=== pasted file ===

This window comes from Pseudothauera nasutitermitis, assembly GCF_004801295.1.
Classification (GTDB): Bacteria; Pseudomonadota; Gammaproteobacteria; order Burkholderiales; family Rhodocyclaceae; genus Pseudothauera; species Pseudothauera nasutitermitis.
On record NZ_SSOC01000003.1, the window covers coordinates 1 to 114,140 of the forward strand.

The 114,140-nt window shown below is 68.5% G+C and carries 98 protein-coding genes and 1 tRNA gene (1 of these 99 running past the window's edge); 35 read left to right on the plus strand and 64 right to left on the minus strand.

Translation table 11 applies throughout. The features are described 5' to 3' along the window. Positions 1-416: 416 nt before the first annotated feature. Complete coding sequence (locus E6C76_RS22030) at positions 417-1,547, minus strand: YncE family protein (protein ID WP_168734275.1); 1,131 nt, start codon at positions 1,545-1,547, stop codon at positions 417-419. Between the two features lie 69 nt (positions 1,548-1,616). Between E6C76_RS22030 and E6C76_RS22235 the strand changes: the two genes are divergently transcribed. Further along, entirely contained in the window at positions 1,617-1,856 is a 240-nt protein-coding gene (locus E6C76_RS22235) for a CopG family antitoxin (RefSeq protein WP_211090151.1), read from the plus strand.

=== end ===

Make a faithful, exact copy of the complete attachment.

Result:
This window comes from Pseudothauera nasutitermitis, assembly GCF_004801295.1.
Classification (GTDB): Bacteria; Pseudomonadota; Gammaproteobacteria; order Burkholderiales; family Rhodocyclaceae; genus Pseudothauera; species Pseudothauera nasutitermitis.
On record NZ_SSOC01000003.1, the window covers coordinates 1 to 114,140 of the forward strand.

The 114,140-nt window shown below is 68.5% G+C and carries 98 protein-coding genes and 1 tRNA gene (1 of these 99 running past the window's edge); 35 read left to right on the plus strand and 64 right to left on the minus strand.

Translation table 11 applies throughout. The features are described 5' to 3' along the window. Positions 1-416: 416 nt before the first annotated feature. Complete coding sequence (locus E6C76_RS22030) at positions 417-1,547, minus strand: YncE family protein (protein ID WP_168734275.1); 1,131 nt, start codon at positions 1,545-1,547, stop codon at positions 417-419. Between the two features lie 69 nt (positions 1,548-1,616). Between E6C76_RS22030 and E6C76_RS22235 the strand changes: the two genes are divergently transcribed. Further along, entirely contained in the window at positions 1,617-1,856 is a 240-nt protein-coding gene (locus E6C76_RS22235) for a CopG family antitoxin (RefSeq protein WP_211090151.1), read from the plus strand.